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What is the best way to get a temporary directory with nothing in it using Ruby on Rails? I need the API to be cross-platform compatible. The stdlib tmpdir won't work.

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8 Answers 8

up vote 15 down vote accepted

The Dir#tmpdir function in the Ruby core (not stdlib that you linked to) should be cross-platform.

To use this function you need to require 'tmpdir'.

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That gives the OS's global temp path, but not your app's own dedicated, empty path. –  Mike Jul 16 '09 at 23:02
Agree with Mike, I don't think this is a correct answer to the above question. What we need is similar to Tempfile (ruby-doc.org/stdlib/libdoc/tempfile/rdoc/files/tempfile_rb.html), but for dirs; ideally the Tempfile supporting dirs directly. –  inger Sep 7 '10 at 16:45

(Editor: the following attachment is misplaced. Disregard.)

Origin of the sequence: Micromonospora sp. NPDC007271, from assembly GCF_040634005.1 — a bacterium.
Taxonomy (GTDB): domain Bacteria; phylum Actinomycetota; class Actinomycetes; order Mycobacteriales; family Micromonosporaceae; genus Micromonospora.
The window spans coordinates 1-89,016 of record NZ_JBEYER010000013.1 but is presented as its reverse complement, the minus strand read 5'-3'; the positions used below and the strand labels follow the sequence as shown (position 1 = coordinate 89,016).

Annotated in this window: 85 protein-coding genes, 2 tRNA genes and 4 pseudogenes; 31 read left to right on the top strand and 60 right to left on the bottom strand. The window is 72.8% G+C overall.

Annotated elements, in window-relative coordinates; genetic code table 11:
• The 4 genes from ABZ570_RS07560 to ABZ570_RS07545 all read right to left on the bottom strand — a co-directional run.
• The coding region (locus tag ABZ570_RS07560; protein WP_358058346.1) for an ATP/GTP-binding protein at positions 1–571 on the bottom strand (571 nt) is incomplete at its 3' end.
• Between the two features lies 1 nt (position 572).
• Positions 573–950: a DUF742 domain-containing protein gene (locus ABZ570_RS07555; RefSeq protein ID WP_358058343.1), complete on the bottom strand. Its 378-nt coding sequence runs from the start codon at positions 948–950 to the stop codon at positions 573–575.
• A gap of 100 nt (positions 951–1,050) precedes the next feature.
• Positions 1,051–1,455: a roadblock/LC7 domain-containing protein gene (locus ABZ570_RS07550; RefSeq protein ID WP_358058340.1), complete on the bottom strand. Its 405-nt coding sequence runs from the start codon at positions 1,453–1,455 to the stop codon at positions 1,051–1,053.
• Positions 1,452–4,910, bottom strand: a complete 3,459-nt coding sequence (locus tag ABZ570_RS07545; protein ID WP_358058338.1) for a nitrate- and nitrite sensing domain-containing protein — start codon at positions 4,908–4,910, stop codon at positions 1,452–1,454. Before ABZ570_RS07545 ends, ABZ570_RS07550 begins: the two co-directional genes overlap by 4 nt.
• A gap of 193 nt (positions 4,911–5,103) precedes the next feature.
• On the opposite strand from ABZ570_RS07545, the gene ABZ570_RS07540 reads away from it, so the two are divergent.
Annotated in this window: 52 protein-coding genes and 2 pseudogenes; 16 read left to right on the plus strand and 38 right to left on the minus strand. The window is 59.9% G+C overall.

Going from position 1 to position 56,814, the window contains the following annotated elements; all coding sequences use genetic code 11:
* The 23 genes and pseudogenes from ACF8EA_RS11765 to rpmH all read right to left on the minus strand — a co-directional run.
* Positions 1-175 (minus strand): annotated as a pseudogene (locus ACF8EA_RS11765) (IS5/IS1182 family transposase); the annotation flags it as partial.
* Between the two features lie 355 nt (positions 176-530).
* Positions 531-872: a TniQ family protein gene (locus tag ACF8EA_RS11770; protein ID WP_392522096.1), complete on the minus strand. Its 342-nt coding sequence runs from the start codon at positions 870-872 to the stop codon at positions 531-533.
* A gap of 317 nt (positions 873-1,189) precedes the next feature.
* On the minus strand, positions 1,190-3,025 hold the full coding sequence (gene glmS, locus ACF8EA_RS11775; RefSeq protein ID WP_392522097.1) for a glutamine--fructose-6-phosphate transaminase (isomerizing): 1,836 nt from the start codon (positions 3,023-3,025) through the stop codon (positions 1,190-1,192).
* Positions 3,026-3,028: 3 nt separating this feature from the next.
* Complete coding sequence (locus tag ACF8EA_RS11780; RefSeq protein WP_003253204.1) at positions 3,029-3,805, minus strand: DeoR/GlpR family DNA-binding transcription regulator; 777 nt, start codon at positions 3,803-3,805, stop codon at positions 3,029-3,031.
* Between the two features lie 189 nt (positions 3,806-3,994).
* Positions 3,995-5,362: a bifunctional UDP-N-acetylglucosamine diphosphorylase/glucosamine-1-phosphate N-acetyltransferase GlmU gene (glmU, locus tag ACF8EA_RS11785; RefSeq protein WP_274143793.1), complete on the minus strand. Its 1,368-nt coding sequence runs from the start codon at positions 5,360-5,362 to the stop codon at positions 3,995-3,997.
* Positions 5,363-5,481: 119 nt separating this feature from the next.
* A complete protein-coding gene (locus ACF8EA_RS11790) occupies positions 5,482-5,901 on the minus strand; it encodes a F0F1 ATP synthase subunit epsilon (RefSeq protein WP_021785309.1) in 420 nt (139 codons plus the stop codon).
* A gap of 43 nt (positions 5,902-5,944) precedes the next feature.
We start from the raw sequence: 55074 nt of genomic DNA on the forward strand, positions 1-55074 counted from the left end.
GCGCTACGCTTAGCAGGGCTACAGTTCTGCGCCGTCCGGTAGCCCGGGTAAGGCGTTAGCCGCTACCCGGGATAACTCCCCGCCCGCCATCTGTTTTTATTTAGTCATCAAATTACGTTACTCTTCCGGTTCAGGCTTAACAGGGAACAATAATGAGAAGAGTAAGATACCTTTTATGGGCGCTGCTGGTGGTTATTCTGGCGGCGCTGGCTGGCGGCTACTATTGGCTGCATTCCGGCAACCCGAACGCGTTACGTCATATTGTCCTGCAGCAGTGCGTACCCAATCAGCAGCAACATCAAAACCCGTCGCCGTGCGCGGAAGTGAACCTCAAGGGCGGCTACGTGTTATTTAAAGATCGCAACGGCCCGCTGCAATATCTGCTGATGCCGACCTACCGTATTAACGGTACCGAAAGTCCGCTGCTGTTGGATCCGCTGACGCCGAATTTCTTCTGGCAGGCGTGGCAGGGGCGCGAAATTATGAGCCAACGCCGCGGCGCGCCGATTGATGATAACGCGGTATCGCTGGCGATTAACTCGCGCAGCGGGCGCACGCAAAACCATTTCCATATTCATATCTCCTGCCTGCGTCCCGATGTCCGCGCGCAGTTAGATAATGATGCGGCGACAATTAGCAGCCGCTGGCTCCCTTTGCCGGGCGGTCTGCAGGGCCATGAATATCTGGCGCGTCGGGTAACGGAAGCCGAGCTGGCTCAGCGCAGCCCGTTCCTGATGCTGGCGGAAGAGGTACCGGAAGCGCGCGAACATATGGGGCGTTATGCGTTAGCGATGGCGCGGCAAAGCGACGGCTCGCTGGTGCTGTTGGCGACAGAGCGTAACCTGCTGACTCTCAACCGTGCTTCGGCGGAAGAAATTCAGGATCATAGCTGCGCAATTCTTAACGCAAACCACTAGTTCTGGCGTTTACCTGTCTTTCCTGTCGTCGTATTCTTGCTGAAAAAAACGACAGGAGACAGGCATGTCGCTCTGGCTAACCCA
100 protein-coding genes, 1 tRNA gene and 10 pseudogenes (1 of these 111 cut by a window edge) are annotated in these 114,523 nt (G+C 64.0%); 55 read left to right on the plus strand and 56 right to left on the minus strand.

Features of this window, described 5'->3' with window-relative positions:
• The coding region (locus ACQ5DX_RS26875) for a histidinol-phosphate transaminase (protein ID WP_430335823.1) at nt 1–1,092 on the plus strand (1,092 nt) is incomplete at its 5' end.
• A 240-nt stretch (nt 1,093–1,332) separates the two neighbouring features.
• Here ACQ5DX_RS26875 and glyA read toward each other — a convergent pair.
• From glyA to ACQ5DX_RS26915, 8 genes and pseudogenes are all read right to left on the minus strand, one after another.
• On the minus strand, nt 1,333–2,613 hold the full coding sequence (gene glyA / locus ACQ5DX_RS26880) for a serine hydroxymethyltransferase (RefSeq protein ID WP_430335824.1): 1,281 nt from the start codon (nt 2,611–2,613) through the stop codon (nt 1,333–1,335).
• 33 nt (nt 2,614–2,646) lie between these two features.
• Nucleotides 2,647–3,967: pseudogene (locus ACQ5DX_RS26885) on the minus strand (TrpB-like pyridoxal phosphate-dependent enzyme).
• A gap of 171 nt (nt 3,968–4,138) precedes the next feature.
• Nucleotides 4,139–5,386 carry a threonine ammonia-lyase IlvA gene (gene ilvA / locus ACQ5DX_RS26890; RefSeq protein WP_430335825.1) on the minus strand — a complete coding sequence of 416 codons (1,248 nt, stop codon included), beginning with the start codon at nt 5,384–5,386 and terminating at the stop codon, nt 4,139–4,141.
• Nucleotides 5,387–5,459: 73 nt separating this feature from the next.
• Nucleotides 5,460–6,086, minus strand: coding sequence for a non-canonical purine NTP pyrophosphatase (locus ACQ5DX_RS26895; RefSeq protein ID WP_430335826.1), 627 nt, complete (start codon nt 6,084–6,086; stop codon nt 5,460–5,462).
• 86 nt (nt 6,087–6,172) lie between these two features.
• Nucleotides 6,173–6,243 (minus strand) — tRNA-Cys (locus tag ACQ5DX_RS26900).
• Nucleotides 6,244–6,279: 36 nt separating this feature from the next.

yeah, this answer is bogus. Others are more correct, e.g. mine at stackoverflow.com/questions/1139265/… –  AlexChaffee Jan 16 '12 at 22:14
Pathname.new(Dir.tmpdir).join(SecureRandom.hex, 'you_filename.txt')? –  Kris Mar 7 '14 at 17:54

A comment by @fguillen is worth expanding into a full answer.

The Dir object has a method mktmpdir which creates a temporary directory:

Dir.mktmpdir do |dir|
  puts "My new temp dir: #{dir}"

The temporary directory will be removed after execution of the block.

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Though I suppose this requires you to be able to fit your code in a block...I like it :) –  rogerdpack Jul 24 '13 at 18:58
from ruby-doc.org If a block is not given, The path of the directory is returned. In this case, ::mktmpdir doesn’t remove the directory. –  thinkOfaNumber Sep 17 '13 at 0:00